“Demonstrating suave fluency in English and a familiarity with American history and law,” wrote the New York Times, “Iran’s foreign minister said Wednesday that the United States would risk global ostracism if it were to scrap a signed international pact that resolves the Iranian nuclear dispute.” Zarif, the Times went on, “was easygoing and smiling, living up to his image as a diplomatic charmer to an audience that was polite and respectful.” Not to mention sycophantic.
Zarif, adds Dexter Filkins of the New Yorker, “comes off as practically American.” Why? Well, “He went to college in the United States, at San Francisco State University, and to graduate school at the University of Denver. As Ambassador to the United Nations, he lived in New York for five years. His English is perfect.”
Perfect English? Is that all it takes to have reporters and diplomats praise your suavity and charisma, chuckle at your jokes, cavil to your every demand? Bibi Netanyahu’s English is perfect too—but Hell will freeze before he sees Zarif’s press.
I don’t find the Iranian foreign minister a “diplomatic charmer” at all. His demeanor at NYU was arrogant, insulting, bullying, unrepentant. David Ignatius of the Washington Post sat there like a semi-conscious mummy as Zarif
ordered Congress around,
declared that all sanctions will be lifted immediately upon the conclusion of any deal,
warned that “people” should be “worrying about the U.S. violating its obligations and us snapping back,”
refused to accept culpability for spreading disorder in the Middle East,
wouldn’t say if U.N. inspectors will have access to Iranian military sites,
said Iran has no intention of speaking to the Jewish State,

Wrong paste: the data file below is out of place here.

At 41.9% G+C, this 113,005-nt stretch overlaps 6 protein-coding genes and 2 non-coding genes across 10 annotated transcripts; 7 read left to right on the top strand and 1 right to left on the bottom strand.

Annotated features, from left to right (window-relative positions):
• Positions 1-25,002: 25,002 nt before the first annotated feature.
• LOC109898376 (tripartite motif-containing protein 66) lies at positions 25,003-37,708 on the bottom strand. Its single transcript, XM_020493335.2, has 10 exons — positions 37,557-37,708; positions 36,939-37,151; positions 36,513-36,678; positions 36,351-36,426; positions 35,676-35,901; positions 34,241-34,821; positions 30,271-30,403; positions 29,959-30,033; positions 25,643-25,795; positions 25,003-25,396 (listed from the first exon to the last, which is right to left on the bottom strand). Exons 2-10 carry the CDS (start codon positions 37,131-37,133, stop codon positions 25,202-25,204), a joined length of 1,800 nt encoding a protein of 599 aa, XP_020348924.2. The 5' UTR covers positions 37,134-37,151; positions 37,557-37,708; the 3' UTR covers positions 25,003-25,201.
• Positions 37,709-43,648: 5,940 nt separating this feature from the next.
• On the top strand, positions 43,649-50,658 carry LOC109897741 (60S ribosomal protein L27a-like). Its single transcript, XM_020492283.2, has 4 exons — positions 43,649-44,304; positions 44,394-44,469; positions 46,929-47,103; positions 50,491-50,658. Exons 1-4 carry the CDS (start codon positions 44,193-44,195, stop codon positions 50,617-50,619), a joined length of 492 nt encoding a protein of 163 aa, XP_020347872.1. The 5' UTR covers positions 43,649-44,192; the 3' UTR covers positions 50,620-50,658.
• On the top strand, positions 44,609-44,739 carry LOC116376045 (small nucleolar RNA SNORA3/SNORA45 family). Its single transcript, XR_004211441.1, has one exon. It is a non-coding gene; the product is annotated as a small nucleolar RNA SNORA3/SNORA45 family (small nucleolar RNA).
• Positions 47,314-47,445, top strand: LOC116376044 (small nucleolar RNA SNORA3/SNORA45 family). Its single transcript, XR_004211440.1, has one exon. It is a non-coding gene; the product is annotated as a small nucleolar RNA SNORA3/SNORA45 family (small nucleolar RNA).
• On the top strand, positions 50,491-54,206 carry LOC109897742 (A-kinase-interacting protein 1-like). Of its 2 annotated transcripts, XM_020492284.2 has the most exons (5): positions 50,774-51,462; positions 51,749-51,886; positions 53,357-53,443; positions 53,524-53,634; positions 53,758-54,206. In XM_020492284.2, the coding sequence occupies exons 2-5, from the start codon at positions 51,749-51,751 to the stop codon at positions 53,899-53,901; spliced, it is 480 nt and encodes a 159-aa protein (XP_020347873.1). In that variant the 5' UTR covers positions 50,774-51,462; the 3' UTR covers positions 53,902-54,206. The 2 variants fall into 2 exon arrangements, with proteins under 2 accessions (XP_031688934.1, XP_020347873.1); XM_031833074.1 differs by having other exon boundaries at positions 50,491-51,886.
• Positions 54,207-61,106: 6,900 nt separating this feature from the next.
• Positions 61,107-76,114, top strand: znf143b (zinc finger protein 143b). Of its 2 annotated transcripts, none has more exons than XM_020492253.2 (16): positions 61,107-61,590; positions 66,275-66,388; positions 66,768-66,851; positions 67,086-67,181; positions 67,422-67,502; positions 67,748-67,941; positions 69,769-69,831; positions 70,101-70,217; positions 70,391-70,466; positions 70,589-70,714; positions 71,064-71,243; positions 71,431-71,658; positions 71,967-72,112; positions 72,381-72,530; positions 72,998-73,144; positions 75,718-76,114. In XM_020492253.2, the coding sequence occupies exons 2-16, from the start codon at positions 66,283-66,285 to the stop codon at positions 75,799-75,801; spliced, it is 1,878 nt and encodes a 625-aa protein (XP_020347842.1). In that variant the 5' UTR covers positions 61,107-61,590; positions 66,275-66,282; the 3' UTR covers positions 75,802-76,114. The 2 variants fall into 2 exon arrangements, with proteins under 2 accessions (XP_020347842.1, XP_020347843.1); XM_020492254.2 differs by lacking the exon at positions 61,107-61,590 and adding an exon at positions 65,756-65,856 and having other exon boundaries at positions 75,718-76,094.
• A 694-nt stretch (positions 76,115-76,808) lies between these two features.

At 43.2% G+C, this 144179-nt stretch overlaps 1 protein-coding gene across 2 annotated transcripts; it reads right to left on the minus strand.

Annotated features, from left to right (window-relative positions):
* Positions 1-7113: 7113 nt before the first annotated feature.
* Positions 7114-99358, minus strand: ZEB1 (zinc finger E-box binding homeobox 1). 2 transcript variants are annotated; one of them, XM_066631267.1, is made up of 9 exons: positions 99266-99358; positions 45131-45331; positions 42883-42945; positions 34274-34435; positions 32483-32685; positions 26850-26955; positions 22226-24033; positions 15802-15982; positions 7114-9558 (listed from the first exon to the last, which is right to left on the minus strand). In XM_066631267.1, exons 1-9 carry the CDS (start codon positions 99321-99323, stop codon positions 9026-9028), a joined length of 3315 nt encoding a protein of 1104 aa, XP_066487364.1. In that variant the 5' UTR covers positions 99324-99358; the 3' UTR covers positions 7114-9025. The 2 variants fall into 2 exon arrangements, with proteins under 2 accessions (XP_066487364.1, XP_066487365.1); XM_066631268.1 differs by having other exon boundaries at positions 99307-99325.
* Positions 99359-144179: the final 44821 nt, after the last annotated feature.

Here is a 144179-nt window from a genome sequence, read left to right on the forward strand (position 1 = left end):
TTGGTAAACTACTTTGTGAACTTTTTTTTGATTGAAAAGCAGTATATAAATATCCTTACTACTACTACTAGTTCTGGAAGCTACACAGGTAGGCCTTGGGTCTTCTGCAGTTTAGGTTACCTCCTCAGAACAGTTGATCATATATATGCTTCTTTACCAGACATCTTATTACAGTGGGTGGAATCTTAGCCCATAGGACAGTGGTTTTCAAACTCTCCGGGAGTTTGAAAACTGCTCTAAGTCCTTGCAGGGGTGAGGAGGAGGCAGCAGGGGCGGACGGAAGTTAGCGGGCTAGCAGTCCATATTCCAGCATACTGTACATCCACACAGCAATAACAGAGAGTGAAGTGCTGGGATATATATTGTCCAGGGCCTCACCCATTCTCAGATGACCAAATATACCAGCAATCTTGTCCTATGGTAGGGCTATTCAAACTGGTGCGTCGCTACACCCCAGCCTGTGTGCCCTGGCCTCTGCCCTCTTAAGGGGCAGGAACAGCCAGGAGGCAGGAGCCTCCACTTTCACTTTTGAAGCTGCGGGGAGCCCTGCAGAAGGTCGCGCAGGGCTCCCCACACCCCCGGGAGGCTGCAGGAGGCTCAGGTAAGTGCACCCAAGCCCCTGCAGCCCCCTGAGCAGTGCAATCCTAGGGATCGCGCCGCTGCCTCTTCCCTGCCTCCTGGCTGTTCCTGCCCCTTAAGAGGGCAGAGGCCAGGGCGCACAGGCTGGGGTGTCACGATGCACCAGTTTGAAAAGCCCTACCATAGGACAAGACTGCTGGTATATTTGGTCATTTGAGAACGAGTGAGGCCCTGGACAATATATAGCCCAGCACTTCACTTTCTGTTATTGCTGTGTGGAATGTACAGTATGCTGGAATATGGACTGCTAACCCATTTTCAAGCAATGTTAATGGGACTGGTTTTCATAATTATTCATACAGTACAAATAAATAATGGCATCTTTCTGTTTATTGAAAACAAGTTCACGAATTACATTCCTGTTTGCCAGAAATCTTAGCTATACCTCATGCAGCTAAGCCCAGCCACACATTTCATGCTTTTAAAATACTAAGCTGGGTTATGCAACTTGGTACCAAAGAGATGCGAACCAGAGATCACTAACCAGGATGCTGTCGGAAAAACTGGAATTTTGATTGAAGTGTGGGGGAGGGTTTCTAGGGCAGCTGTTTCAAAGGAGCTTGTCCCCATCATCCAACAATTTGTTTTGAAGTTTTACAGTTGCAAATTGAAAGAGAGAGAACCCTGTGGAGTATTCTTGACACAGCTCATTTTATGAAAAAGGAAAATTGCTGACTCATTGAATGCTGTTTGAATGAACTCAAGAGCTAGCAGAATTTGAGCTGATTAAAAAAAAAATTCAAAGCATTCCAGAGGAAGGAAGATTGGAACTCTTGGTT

accused the Washington Post (Ignatius’ paper) of running a “publicity campaign” on behalf of one of its reporters held prisoner in Iran, and
took every opportunity to fling sarcasm and insult and enmity toward Netanyahu, Senator Tom Cotton of Arkansas, and America in general.
No wonder John Kerry’s a fan.
What made Zarif’s appearance all the more nauseating was his pretense of moral standing. He has none. His lecture to the United States took place as his regime held a container ship it had seized in international waters, and as evidence emerged of Iranian violations of U.N. sanctions. It is the Iranian Revolutionary Guard Corps and its proxies such as Hezbollah and the Houthis and other Shiite militias that are fomenting and exploiting sectarian conflict in Lebanon, Syria, Yemen, and Iraq. Iran’s human rights record is abysmal. Since Zarif returned to government in the administration of Hassan Rouhani, there has been a “surge” in executions in Iran. “The authorities restricted freedoms of expression, association, and assembly, arresting, detaining, and prosecuting in unfair trials minority and women’s rights activists, journalists, human rights defenders, and others who voiced dissent” say the right-wing extremists at Amnesty International, whose most recent report catalogues the torture and cruel and unusual punishments of the Iranian regime.